New research explores how tracking sleep with an innovative sensor may help diagnose dementia

Old Person Sleeping Shutterstock Ground Picture

Researchers from the UK DRI, Imperial College London, UCL and Newcastle University are collaborating in a major new project to develop a technology that could help identify people at risk of developing dementia by analysing their sleep patterns.

The Dementia Sleep Index, created by Dr Eyal Soreq and team (UK DRI Care Research & Technology, hosted by Imperial College London and the University of Surrey), is the outcome of a three-year collaboration with technology company Withings, using their Sleep Analyzer tracking mat.

By comparing sleep patterns of people living with dementia to data that equates to 3.7 million nights of sleep in the general population, Dr Soreq and his collaborators created a 'digital biomarker' that unveils a signature characteristic of sleep disorders frequently observed in people with dementia. In this new project, funded by the National Institute for Health and Care Research (NIHR), they will now extend this approach to see if it is possible to identify individuals at risk of developing dementia.

This is a very exciting opportunity to explore whether new digital monitoring technology can be used to identify early signs of neurodegeneration in the brain. If successful the work will provide a completely new method for dementia screening. Prof David Sharp, Centre Director of the UK DRI Care Research & Technology Centre, and Professor of Neurology at Imperial College London

To do this, the team, led by Prof David Sharp, will study 250 individuals from the Insight 46 study, which is drawn from members of the MRC National Survey of Health and Development (NSHD) 1946 British Birth Cohort. These individuals were all born in the same week in 1946, and now at 77 years old, have been studied throughout their lives and had detailed investigations of their brain health. Researchers will compare the sleep data from these participants with their brain scans and health data to see if they can predict which individuals have evidence of poor brain health.

Prof Jonathan Schott, UK DRI Clinical Advisor and Professor of Neurology at UCL, said:

“Studying the Insight 46 cohort offers us a unique opportunity to really understand the way sleep behaviour relates to dementia risk. If successful, this technique has huge potential for identifying people within the wider population who might take part in clinical trials or, in due course, treatments to prevent cognitive decline.”

Disrupted sleep is a common symptom experienced by people living with dementia, however we still do not know if this is a consequence or a driving factor in the disease progression. Growing evidence suggests that long-term sleep disturbances could be a risk factor for dementia, and scientists are working to uncover the mechanisms behind this potential link.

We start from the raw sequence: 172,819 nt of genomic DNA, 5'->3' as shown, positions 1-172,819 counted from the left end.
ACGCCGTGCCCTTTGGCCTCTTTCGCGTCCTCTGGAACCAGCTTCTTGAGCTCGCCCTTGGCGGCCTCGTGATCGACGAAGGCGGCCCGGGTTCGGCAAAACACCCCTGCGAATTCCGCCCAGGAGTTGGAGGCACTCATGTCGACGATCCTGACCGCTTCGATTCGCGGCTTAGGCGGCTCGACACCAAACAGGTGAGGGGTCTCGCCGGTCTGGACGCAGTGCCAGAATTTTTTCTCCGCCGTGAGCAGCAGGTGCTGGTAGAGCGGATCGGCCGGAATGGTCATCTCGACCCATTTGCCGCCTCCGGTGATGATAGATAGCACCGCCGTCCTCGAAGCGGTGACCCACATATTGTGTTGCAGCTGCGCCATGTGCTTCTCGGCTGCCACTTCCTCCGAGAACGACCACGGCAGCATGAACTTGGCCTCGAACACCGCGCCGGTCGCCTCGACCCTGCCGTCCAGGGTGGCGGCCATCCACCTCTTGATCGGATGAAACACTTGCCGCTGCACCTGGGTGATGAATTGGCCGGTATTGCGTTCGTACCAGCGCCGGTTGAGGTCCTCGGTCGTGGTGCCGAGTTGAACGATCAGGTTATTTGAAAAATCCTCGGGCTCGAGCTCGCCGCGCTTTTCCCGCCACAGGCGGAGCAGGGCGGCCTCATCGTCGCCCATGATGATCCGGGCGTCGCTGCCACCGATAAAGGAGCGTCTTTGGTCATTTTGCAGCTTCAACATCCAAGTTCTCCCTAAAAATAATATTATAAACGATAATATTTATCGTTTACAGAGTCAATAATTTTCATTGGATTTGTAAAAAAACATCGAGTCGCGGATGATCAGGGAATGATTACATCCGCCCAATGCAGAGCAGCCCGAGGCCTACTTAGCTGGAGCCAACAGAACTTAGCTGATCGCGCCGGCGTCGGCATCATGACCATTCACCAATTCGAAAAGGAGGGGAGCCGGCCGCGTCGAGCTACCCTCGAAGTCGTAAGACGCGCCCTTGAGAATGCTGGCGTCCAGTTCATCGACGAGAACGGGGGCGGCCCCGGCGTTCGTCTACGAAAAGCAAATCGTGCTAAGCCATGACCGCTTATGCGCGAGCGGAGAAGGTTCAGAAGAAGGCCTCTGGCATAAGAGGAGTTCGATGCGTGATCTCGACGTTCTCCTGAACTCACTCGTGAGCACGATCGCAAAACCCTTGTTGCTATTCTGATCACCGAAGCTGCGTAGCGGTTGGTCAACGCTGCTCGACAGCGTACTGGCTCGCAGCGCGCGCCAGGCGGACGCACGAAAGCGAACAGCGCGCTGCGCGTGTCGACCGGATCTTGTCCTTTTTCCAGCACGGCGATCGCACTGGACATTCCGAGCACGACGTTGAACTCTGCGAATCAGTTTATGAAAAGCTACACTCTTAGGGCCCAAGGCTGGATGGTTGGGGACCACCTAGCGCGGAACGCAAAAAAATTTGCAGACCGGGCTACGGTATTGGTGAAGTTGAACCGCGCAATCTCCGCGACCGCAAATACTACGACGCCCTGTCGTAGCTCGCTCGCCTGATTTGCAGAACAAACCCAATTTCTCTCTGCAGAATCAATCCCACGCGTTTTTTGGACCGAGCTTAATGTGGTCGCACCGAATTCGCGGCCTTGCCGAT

The Sleep Analyzer tracking mats used to monitor sleep are low cost and unobtrusive. The mats are placed underneath a person’s mattress and can detect heart rate, respiration rate, sleep phases and when the person gets in and out of bed. Sleep Analyzer is a medical device that can detect sleep apnea and snoring time. The data is sent back to the research team in real time through a cellular data network, meaning that the device is extremely easy for participants to use.

Sleep Mat Illustration Highres

Meanwhile a team from Imperial’s Helix Centre and Newcastle’s Centre of Excellence in Dementia Research will work with members of the public, and health and social care professionals, to design a service that could be used to assist dementia diagnosis using this digital biomarker in the NHS.

The team will co-design the service with representative users, and explore issues around acceptability, accessibility and understanding the consequences of the data.

Prof Dame Louise Robinson, Professor of Primary Care and Ageing and Regius Professor of Ageing, Newcastle University, said:

This innovative project brings together a wide range of expertise to explore whether everyday, home-based technology can help us in the detection and monitoring of dementia and whether such tools are acceptable to the public.”

Find out more about the UK DRI Care Research & Technology Centre by visiting the Centre page. To stay up to date on the latest research news and institute updates, sign up to receive our monthly newsletter, ‘Inside Eye on UK DRI’.

Article published: 25 May 2023
Banner image: Shutterstock/Ground Picture